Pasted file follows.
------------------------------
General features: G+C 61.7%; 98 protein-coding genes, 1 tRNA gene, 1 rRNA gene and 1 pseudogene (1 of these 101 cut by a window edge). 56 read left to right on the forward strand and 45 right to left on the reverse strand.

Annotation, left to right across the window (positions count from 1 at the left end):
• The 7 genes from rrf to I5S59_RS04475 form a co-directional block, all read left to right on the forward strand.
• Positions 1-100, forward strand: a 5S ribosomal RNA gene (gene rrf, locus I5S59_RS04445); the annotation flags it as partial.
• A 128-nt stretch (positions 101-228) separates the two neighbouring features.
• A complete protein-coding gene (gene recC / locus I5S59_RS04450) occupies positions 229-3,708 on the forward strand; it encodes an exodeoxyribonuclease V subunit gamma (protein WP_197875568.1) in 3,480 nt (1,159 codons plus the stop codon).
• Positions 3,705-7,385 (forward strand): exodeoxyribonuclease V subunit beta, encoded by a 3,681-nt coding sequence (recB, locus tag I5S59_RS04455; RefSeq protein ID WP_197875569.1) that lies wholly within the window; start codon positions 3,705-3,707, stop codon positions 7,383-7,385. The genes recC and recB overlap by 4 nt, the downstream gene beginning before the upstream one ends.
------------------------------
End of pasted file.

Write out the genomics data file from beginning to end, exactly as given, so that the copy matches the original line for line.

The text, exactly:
General features: G+C 61.7%; 98 protein-coding genes, 1 tRNA gene, 1 rRNA gene and 1 pseudogene (1 of these 101 cut by a window edge). 56 read left to right on the forward strand and 45 right to left on the reverse strand.

Annotation, left to right across the window (positions count from 1 at the left end):
• The 7 genes from rrf to I5S59_RS04475 form a co-directional block, all read left to right on the forward strand.
• Positions 1-100, forward strand: a 5S ribosomal RNA gene (gene rrf, locus I5S59_RS04445); the annotation flags it as partial.
• A 128-nt stretch (positions 101-228) separates the two neighbouring features.
• A complete protein-coding gene (gene recC / locus I5S59_RS04450) occupies positions 229-3,708 on the forward strand; it encodes an exodeoxyribonuclease V subunit gamma (protein WP_197875568.1) in 3,480 nt (1,159 codons plus the stop codon).
• Positions 3,705-7,385 (forward strand): exodeoxyribonuclease V subunit beta, encoded by a 3,681-nt coding sequence (recB, locus tag I5S59_RS04455; RefSeq protein ID WP_197875569.1) that lies wholly within the window; start codon positions 3,705-3,707, stop codon positions 7,383-7,385. The genes recC and recB overlap by 4 nt, the downstream gene beginning before the upstream one ends.